You need to see things from your customers’ perspective. Why would they buy your product or service? Ask them what their biggest issue, obstacle or need is – what you’re offering might be good but it might not solve their problem, or they might have a bigger need that you could help them with.
How much would your prospective customer be willing to pay for the right solution? You will already have an idea of what you want to charge, but it’s important to find out what the market thinks your proposition is worth.
When you’re confident that the product is right, consider test marketing to a small sample demographic, and invest in some scalable, low-cost advertising like a Google Adwords campaign. This will give you tangible evidence of likely sales, as well as allowing you to adjust both your offering and the way you market it before your main launch.
Once you’re up and running, build milestones into your business plan. For example:
- User base – how many people are actually using your product or service? This is particularly relevant for software solutions or online businesses.
- Registrations – how many registered customers do you have (i.e. those who are tied-in by service agreements or contracts)?
- Installs/downloads/integrations – this is another good measure of success, particularly for software or online services.
- Conversions – what percentage of ‘warm leads’ have you been able to convert to actual business? How will you improve on this figure?
- Revenue – are you on track in terms of projected revenue? If not, what how can you improve this?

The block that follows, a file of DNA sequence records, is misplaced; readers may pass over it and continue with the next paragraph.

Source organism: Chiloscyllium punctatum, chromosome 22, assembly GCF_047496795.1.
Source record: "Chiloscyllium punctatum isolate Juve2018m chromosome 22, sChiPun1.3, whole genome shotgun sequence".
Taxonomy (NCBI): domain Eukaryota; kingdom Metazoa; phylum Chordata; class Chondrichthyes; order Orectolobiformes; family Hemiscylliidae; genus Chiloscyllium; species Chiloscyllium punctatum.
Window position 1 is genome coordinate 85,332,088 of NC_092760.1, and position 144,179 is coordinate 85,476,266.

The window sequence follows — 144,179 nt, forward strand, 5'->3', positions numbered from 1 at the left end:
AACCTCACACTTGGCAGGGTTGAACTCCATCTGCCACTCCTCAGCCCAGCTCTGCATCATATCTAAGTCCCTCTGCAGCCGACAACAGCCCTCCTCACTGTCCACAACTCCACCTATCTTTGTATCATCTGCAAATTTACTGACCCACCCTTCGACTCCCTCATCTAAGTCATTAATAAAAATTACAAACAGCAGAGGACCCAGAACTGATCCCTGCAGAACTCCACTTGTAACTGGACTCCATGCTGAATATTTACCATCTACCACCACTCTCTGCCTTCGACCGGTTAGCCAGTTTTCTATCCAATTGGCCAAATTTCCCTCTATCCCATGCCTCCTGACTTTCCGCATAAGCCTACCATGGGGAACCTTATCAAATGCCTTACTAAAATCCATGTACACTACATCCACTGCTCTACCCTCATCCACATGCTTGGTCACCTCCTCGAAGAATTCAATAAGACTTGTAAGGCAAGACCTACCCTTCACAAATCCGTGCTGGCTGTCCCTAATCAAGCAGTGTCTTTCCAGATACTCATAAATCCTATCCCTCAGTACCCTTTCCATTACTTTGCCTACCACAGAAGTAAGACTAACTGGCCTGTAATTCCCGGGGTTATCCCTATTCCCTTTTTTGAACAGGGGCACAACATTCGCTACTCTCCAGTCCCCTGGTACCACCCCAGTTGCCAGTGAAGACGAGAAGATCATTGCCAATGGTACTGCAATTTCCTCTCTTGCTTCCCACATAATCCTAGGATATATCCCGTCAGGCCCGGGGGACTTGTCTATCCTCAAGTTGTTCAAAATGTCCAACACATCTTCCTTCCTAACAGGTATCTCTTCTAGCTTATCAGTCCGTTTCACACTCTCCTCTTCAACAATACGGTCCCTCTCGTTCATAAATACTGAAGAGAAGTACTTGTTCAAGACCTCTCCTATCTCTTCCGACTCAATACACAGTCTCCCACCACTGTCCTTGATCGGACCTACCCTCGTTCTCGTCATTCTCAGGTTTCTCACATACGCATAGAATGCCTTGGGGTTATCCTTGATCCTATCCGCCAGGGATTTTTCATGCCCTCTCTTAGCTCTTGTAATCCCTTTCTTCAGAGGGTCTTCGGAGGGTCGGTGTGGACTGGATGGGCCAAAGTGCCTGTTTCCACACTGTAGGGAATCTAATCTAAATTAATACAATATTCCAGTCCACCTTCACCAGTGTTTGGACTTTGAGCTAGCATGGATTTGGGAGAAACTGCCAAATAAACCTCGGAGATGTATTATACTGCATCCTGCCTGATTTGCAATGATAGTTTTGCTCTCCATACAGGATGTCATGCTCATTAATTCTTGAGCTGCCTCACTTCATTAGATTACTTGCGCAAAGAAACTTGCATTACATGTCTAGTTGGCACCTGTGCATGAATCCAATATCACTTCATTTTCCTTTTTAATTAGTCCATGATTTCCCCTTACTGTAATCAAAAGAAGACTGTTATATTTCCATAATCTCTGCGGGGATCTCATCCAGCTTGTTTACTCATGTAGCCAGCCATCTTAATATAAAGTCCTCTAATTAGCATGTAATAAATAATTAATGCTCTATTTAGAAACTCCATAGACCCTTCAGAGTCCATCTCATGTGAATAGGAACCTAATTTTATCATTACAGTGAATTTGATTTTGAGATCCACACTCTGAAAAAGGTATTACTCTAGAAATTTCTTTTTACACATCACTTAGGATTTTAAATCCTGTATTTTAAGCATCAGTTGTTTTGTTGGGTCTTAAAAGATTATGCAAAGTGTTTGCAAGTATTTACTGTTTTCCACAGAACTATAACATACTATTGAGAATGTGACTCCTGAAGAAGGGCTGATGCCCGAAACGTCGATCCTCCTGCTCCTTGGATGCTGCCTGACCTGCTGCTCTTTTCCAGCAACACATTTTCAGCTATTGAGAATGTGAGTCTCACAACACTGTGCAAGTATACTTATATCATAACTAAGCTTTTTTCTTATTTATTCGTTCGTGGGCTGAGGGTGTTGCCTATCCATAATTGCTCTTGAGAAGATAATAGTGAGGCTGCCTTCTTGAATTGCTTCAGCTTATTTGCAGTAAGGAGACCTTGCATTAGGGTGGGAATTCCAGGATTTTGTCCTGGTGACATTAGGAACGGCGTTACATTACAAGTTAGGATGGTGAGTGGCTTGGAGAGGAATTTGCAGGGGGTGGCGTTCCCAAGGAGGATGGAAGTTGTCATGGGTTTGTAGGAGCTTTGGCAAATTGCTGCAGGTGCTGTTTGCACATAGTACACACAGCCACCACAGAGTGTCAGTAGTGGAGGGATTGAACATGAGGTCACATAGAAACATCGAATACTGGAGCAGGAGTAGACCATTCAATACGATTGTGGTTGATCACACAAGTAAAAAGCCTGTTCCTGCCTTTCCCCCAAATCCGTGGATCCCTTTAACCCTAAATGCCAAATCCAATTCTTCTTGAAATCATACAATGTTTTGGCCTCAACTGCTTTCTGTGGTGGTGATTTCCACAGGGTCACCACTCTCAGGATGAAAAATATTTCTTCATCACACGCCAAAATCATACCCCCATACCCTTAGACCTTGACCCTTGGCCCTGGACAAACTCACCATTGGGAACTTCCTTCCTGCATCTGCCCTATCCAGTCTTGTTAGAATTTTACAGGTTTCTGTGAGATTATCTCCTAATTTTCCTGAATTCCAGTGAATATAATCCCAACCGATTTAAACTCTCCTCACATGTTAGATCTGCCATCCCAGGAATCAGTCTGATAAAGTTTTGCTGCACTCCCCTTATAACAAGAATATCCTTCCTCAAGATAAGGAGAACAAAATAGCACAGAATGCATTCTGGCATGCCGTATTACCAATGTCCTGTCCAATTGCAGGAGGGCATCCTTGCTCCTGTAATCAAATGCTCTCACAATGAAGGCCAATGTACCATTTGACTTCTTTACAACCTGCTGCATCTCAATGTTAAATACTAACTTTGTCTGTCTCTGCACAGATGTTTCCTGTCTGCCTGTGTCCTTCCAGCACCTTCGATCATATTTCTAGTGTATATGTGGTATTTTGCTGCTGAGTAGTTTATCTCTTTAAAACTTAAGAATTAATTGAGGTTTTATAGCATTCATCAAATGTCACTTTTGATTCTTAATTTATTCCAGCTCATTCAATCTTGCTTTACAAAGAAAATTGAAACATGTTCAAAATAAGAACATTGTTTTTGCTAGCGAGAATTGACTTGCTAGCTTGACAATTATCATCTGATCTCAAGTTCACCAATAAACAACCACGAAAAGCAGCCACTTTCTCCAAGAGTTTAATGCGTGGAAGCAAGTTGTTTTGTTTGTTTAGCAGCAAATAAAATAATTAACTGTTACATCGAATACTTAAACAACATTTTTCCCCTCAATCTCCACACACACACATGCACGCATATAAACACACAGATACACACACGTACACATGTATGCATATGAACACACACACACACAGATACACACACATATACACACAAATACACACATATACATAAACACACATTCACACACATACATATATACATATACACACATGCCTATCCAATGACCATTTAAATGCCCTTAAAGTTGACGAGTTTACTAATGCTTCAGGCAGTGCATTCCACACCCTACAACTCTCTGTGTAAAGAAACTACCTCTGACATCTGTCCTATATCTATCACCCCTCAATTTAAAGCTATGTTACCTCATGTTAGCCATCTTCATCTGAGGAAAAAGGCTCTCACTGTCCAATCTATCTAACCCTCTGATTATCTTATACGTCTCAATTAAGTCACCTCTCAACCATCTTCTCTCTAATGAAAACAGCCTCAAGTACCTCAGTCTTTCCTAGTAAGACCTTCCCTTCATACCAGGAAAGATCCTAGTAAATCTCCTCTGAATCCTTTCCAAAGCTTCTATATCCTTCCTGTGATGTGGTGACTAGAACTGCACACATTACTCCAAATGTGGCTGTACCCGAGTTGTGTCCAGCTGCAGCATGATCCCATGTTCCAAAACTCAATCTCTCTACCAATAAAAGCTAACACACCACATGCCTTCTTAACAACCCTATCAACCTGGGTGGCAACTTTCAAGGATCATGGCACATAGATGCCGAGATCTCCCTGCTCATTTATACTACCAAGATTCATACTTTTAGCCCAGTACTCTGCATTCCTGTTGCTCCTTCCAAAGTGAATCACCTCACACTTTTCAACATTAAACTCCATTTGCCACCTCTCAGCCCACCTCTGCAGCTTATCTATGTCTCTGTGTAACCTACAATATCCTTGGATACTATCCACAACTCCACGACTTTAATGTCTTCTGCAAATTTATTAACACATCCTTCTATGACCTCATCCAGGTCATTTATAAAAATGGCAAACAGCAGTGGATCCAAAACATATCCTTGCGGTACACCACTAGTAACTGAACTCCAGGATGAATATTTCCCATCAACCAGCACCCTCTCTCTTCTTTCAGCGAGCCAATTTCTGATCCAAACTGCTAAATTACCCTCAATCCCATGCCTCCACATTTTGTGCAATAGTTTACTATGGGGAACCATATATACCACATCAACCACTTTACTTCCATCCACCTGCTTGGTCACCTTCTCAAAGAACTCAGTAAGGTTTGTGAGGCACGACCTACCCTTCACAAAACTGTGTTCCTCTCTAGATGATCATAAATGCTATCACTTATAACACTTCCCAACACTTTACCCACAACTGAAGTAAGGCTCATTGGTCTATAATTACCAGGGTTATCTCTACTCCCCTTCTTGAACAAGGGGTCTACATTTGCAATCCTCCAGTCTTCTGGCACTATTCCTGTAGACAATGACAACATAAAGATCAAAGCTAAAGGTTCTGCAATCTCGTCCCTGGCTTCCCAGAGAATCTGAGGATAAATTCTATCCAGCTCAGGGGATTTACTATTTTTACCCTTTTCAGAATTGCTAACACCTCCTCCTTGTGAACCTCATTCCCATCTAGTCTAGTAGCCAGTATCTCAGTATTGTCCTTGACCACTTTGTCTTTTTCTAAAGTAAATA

Tip 4 - Continuously refine your model
Reviewing and adapting your business model is crucial to surviving and thriving as a company.
- David Bennison, Director, HBD Associates Ltd
View your business model as a work in progress and refine it continuously, learning from day to day operations. Adapt it to meet changing marketing conditions, customer needs and competitor challenges. The following are some of the factors that could affect your model:
- Cost pressure – you could find the raw materials used to create your product become more expensive or difficult to source
- Price pressure – competitors may undercut you and force you to consider selling at a lower price
- Competition – new entrants to your market could tempt your customers to look elsewhere
- Innovation – technology is constantly evolving: make research, development and innovation a key focus
- Environment – you may find safer, greener ways to source, manufacture, sell or distribute
- Legislation – don’t get left behind when new legislation changes the requirements on your business
You need the strongest possible foundation for your business, so it’s worth taking the time to cover all bases in the preparation stage. These simple steps, thoroughly executed, will be the roadmap to success for your start-up.